You’ll probably have already watched this fascinating video from Unherd (featured on Guido Fawkes.) It's Freddie Sayers’s interview of Swedish expert Prof. Johan Giesecke
Fawkes’s bullet-pointed extrapolations from the film hold good, but I would take away a few extra ones as well.
The Swedish strategy turns out to be much less dissimilar to the UK’s than meets the eye, and Freddie Sayers’s questioning is pertinent and of a kind that the BBC repeatedly fails to put “on our behalf.” His questions are ones that viewers themselves would actually wish to put, should they have the opportunity to do so.
For example, I spy a political underbelly here. For me, the clue lies in the professor’s fear that a strict Lockdown strategy is an inevitable route to totalitarianism and dictatorship. A very Swedish attitude.
Sayers asks if Prof. Giesecke is taking “A slightly cold-hearted approach” (and that was something that immediately struck me.)
Again, one of the most significant remarks that stood out for me (It would, wouldn’t it?) was:
“Let’s discuss this a year from now”.
If you’ve been following previous threads on this blog you’ll know what I mean.
The proliferation of this kind of direct reporting, (think also of Steven Egerton of The Sun) consistently knocks the BBC's efforts into a cocked hat.
Summary of main points - h/t GuidoReplyDelete
• The flattening of the curve we are seeing is due to the most vulnerable dying first as much as the lockdown
• UK policy on lockdown and in other European countries is not evidence-based
• The correct policy is to protect the old and the frail only
• This will eventually lead to herd immunity as a "by-product"
• The initial UK response, before the "180 degree U-turn", was better
• The Imperial College paper was "not very good" and he has never seen an unpublished, non-peer-reviewed paper have so much policy impact • Is dismissive of the 510,000 figure that was predicted if mitigation measure were not implemented
• The paper was very much too pessimistic and did not factor in the now much increased ICU capacity
• Any such models are a dubious basis for public policy anyway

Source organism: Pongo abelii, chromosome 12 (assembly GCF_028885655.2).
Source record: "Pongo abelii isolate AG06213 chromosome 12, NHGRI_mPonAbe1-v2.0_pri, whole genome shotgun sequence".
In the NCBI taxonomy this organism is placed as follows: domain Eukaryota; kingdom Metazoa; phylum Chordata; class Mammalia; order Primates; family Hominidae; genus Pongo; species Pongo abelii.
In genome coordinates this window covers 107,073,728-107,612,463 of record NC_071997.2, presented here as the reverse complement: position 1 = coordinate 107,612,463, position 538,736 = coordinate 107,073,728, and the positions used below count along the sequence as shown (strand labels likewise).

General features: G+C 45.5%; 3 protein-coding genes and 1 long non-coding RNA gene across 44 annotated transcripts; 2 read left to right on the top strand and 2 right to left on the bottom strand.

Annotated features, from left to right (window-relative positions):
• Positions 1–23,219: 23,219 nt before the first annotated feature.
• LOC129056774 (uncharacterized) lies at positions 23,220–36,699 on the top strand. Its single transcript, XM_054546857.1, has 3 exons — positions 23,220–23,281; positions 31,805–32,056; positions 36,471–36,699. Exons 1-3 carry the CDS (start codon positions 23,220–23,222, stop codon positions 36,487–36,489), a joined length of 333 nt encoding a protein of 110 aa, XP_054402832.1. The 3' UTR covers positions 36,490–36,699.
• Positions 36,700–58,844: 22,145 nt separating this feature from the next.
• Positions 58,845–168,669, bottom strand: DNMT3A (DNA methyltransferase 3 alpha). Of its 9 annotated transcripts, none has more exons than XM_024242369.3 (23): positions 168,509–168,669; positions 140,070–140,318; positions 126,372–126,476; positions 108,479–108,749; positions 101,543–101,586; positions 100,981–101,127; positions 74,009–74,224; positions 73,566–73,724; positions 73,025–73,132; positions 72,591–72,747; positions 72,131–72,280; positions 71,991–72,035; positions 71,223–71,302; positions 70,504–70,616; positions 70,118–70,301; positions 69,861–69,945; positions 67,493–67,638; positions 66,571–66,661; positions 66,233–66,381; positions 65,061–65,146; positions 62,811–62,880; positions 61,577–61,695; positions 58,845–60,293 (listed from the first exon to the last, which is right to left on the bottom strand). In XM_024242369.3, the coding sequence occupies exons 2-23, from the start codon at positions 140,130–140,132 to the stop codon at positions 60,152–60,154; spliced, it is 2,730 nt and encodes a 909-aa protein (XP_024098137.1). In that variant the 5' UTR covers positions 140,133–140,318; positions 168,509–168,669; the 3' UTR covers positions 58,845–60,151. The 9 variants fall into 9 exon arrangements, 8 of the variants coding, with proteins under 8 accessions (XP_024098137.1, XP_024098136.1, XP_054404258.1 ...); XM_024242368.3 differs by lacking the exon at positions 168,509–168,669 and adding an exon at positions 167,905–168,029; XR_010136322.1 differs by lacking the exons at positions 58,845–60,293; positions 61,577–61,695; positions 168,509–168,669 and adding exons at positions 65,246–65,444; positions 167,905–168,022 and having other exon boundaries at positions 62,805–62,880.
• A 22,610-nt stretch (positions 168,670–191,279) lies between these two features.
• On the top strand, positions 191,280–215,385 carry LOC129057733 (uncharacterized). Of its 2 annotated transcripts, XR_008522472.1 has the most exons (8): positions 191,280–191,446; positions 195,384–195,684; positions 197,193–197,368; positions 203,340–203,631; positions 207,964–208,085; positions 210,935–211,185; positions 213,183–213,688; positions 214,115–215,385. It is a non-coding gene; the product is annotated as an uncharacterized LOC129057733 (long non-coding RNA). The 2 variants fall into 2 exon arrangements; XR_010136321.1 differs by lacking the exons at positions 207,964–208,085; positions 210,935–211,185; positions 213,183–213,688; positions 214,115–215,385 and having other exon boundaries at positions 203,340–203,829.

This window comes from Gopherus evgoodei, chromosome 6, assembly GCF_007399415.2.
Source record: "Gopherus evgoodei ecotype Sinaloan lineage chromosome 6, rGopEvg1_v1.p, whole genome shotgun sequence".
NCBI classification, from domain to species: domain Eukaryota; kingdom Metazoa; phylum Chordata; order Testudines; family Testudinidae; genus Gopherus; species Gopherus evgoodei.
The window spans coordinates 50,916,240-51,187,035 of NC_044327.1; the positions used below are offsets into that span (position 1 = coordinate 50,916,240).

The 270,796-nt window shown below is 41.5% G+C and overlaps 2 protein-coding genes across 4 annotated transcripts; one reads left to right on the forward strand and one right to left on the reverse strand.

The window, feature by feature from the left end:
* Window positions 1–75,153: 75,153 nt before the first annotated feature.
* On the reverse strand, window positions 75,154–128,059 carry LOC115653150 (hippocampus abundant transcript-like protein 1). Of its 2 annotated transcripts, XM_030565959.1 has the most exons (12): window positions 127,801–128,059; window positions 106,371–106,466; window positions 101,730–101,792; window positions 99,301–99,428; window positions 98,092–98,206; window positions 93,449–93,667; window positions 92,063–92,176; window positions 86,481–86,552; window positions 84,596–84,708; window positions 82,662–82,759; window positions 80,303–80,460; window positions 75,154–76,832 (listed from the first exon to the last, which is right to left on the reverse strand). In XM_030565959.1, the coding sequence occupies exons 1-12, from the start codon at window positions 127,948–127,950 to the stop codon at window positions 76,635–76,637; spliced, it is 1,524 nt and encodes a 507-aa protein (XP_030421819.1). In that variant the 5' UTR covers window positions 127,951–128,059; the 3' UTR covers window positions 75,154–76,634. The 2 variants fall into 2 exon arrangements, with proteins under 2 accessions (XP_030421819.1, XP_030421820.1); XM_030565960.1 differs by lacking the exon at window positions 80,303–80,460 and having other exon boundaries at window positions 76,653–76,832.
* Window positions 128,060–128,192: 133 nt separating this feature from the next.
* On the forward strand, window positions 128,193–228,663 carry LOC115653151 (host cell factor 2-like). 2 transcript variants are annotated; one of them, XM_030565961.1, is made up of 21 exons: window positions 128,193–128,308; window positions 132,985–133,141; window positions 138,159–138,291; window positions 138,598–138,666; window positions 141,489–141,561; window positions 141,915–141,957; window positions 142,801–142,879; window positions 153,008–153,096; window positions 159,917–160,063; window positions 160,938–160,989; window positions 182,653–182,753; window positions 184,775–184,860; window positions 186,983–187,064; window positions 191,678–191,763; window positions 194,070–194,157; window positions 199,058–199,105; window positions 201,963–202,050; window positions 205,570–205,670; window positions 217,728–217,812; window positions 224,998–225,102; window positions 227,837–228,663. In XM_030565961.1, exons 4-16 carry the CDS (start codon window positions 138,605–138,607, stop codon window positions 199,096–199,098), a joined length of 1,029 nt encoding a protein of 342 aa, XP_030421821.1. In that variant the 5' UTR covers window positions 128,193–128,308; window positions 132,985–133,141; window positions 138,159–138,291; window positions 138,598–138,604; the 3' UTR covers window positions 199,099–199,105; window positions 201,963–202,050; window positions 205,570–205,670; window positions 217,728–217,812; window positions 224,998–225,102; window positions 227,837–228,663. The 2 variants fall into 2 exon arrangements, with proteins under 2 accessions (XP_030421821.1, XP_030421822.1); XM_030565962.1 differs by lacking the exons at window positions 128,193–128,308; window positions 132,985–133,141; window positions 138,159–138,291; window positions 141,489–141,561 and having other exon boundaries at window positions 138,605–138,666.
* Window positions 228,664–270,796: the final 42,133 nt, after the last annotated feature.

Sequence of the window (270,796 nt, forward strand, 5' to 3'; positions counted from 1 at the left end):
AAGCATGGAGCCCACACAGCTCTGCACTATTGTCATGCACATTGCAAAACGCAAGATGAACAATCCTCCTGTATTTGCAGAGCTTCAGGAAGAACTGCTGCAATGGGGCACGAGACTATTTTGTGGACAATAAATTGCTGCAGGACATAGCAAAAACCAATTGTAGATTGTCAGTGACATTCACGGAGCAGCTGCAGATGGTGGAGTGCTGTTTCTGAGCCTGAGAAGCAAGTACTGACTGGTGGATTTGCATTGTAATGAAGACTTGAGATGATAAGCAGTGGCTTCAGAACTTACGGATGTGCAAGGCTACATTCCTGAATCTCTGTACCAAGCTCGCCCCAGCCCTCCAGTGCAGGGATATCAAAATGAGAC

• The results will eventually be similar for all countries
• Covid-19 is a "mild disease" and similar to the flu, and it was the novelty of the disease that scared people.
• The actual fatality rate of Covid-19 will turn out to be in the region of 0.1%
I agree with nearly all of the good Professor's comments. I don't agree that the results will eventually be similar for all countries. I think the huge disparities (e.g. between Greece and Belgium) will remain.ReplyDelete
I had a hunch that many millions of people in the UK have been exposed to the virus but have warded it off without necessarily creating antibodies. I found this online which seems to confirm that is more than possible - probably very likely:
"Local infections at surfaces such as the mucosa can elicit local cell-mediated and humoral (IgA) immune responses, but not necessarily systemic immunity. The host has multiple immune defense functions that can eliminate virus and/or viral disease."
I haven't heard anyone mention this in the media but of course it is vitally important and has huge implications. It means that if you start antibody testing, probably millions of very fit and healthy young people are going to be found not to have "had" the virus - despite their bodies having fought off an infection.
On that basis, I have revised my view and think that mass antibody testing of the workforce for staggered returns will be a huge waste of time, money and resources.